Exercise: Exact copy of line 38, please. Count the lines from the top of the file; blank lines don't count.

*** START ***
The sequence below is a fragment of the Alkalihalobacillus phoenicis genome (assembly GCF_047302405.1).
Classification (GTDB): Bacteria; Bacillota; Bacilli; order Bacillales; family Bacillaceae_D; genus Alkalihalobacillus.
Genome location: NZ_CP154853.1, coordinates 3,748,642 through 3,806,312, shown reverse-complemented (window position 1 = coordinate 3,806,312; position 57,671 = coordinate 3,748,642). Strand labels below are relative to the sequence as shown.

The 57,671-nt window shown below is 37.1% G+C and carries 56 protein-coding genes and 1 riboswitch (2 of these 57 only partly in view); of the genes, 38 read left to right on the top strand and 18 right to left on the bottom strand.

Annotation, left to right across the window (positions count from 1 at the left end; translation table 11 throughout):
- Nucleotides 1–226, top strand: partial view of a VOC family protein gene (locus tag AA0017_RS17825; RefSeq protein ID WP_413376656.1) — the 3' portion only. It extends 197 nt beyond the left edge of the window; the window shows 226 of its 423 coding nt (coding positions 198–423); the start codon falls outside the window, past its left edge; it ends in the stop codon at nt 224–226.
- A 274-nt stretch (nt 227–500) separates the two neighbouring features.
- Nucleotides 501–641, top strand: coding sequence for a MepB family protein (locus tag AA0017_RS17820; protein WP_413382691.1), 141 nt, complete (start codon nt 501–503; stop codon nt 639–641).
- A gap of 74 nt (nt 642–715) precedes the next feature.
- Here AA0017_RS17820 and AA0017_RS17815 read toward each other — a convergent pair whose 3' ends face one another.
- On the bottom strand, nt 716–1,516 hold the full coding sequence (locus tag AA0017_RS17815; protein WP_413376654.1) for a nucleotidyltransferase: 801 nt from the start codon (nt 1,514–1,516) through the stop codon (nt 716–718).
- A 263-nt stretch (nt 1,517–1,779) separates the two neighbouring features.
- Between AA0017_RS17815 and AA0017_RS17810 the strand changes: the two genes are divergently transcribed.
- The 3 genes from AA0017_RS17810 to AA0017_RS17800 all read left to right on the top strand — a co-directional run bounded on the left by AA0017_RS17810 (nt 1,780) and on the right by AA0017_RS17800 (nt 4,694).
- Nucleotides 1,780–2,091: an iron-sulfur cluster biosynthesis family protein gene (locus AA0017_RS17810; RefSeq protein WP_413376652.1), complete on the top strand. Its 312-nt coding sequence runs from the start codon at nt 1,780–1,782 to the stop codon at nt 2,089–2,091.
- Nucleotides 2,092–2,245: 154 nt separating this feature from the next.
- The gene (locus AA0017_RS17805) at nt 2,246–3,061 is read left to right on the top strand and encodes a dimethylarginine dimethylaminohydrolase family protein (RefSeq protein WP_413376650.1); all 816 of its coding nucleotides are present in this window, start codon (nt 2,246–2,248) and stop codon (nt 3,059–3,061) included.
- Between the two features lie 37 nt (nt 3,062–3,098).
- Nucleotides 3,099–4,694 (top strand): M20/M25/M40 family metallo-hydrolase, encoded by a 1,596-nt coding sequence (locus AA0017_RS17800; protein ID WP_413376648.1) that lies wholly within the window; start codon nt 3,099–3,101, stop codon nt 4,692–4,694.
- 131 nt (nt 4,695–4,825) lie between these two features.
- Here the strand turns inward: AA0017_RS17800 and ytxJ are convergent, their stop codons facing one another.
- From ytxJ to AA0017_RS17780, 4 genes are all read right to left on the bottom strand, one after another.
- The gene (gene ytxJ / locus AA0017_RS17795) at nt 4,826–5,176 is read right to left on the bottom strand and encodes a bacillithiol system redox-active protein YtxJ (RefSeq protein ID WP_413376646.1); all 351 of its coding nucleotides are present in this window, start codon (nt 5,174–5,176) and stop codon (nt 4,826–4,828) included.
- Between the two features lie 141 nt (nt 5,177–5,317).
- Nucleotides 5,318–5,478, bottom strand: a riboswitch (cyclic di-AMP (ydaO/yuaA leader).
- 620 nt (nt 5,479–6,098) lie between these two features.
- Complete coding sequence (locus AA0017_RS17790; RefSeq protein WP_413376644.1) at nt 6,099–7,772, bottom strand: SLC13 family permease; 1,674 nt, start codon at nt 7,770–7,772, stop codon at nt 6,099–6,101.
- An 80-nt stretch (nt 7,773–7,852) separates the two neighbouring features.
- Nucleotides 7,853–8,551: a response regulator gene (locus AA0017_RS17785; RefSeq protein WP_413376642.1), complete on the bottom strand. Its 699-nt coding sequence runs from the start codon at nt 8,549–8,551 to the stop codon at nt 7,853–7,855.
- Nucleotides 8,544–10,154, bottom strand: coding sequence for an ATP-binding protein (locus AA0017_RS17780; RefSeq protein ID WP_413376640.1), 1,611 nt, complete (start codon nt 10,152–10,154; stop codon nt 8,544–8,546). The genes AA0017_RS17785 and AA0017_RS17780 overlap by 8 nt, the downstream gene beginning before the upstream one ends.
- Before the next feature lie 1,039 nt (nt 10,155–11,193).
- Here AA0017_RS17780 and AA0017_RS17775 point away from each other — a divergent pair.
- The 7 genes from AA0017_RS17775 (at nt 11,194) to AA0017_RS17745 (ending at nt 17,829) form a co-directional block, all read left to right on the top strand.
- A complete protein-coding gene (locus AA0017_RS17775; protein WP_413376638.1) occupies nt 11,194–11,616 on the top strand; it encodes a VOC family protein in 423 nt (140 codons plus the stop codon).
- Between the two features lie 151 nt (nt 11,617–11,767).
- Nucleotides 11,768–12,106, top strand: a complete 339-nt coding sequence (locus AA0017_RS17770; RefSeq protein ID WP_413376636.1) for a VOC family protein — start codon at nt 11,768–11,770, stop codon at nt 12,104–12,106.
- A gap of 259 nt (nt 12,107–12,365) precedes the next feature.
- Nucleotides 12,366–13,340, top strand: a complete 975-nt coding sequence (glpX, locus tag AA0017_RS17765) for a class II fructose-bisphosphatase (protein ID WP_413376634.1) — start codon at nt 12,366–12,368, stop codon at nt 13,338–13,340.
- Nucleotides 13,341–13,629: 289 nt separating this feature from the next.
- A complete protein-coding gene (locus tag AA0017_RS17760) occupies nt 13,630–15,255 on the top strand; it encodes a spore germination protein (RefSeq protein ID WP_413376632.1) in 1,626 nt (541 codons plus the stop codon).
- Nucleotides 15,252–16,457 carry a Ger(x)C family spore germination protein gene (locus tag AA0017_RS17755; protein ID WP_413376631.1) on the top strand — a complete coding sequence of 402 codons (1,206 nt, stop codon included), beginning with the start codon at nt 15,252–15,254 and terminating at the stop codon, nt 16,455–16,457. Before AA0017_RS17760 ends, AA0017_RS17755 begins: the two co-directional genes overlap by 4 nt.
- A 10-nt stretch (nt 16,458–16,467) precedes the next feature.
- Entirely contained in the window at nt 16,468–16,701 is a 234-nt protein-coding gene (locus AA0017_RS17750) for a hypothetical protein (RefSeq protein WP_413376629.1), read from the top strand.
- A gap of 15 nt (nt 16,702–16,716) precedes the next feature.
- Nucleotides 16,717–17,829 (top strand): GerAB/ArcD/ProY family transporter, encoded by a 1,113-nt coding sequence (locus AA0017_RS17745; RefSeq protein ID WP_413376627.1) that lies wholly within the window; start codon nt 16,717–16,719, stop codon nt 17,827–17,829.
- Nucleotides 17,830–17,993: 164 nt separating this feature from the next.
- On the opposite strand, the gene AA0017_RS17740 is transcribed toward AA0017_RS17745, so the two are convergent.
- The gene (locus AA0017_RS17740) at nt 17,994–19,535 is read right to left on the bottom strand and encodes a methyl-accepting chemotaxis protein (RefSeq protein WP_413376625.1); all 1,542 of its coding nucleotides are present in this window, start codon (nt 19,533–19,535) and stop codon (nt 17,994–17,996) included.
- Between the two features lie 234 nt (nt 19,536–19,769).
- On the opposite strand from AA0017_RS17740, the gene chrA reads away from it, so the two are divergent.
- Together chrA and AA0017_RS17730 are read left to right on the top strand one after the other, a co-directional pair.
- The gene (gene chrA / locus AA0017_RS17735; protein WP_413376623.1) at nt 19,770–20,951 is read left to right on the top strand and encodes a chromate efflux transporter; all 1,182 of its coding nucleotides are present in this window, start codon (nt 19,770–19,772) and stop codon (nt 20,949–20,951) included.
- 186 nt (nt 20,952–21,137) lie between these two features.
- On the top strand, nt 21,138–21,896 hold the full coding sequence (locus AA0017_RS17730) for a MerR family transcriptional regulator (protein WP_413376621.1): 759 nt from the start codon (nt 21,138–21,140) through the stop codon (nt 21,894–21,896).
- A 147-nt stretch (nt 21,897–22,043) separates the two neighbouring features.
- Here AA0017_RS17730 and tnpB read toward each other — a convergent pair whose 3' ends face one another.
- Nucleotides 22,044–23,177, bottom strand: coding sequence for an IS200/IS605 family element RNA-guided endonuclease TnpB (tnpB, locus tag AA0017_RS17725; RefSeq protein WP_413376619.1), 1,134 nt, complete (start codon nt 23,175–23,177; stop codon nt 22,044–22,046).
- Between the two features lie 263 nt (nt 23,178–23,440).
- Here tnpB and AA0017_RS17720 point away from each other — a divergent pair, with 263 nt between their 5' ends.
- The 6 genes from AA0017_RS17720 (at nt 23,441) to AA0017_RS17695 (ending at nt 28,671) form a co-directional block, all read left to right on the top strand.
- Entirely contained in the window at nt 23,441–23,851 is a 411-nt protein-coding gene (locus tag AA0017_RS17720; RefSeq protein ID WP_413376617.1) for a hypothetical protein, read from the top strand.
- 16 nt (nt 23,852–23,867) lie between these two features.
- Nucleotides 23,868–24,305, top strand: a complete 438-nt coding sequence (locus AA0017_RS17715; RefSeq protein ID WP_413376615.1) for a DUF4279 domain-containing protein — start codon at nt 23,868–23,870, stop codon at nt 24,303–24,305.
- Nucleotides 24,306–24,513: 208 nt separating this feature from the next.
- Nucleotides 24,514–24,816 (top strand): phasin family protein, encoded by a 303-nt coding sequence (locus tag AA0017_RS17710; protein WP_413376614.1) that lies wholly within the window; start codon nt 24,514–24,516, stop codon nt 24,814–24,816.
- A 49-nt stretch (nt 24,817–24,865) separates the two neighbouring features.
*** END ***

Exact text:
- Nucleotides 12,366–13,340, top strand: a complete 975-nt coding sequence (glpX, locus tag AA0017_RS17765) for a class II fructose-bisphosphatase (protein ID WP_413376634.1) — start codon at nt 12,366–12,368, stop codon at nt 13,338–13,340.